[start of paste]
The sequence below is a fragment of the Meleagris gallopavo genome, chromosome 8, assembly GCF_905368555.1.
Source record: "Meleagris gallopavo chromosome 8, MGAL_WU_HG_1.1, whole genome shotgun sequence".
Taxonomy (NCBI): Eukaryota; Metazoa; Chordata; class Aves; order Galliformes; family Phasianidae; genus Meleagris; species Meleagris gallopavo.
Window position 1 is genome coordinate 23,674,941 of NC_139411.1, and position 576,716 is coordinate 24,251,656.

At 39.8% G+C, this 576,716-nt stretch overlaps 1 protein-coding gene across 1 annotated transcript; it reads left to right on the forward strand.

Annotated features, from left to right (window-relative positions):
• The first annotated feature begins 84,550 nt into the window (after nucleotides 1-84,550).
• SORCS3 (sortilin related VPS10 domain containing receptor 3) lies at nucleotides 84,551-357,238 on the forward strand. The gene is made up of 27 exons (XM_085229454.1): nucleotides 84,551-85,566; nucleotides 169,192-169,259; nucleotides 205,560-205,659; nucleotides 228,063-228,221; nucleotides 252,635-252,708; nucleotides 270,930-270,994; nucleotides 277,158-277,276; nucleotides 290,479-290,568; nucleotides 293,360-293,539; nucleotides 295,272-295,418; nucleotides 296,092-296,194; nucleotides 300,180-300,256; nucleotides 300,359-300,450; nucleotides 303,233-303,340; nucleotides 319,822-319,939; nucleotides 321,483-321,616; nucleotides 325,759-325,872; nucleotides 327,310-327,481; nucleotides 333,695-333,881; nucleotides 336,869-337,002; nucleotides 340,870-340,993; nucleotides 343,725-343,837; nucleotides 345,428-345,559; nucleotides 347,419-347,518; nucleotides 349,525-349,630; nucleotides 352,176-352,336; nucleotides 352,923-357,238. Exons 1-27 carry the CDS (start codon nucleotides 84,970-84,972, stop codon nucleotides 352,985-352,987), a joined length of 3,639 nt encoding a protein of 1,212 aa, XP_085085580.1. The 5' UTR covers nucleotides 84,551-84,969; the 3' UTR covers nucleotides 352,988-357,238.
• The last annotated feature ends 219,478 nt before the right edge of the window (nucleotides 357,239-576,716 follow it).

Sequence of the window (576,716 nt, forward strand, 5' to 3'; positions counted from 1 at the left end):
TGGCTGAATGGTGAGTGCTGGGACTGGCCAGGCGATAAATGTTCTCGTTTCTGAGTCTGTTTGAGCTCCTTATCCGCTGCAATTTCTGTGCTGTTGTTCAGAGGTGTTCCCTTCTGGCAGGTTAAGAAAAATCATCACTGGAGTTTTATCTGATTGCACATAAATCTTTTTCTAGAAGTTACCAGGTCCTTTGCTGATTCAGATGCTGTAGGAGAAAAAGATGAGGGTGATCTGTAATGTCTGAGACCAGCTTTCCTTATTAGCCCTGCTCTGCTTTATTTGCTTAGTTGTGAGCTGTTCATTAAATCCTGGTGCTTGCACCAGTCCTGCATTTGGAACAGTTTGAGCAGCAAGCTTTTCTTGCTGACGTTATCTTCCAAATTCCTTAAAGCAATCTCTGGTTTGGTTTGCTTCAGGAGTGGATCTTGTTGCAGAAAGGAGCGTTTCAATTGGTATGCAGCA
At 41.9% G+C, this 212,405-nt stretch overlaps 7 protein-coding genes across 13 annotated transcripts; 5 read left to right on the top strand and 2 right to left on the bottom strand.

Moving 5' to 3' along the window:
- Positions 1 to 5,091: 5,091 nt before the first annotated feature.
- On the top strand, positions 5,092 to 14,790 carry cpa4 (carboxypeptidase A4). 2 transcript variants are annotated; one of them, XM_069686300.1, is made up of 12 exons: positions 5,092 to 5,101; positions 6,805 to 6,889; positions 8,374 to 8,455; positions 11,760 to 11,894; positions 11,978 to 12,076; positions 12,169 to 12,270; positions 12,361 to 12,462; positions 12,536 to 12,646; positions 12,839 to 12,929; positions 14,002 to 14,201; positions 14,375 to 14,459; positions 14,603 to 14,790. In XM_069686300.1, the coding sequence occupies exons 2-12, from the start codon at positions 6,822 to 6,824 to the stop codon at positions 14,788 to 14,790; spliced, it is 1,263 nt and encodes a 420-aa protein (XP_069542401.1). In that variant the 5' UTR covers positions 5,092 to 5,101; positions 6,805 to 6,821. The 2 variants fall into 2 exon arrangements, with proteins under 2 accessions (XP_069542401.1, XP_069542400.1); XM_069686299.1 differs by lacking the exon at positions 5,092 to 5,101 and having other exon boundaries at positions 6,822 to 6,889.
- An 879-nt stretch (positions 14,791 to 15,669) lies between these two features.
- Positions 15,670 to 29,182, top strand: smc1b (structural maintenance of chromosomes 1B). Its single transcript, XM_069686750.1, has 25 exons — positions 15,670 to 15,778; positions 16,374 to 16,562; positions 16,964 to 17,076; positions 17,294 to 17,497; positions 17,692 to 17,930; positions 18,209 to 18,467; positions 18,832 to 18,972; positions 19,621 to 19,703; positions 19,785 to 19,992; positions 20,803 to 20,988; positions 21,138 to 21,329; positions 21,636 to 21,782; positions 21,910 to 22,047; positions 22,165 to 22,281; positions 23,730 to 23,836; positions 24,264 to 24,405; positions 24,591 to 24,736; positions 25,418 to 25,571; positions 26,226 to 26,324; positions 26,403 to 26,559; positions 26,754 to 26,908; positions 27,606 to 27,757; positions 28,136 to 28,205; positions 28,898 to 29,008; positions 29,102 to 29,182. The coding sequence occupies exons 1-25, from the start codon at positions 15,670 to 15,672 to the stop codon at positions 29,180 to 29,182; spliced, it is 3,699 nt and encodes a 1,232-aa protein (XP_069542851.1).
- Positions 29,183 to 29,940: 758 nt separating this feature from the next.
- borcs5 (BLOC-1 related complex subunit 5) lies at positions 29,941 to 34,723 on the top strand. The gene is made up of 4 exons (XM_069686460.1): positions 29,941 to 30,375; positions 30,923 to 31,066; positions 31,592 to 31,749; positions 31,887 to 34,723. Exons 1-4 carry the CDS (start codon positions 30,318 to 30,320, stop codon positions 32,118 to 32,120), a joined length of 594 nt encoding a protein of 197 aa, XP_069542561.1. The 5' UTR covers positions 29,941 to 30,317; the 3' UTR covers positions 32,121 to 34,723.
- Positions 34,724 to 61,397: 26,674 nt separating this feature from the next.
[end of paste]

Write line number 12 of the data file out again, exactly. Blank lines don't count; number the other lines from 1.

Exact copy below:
At 41.9% G+C, this 212,405-nt stretch overlaps 7 protein-coding genes across 13 annotated transcripts; 5 read left to right on the top strand and 2 right to left on the bottom strand.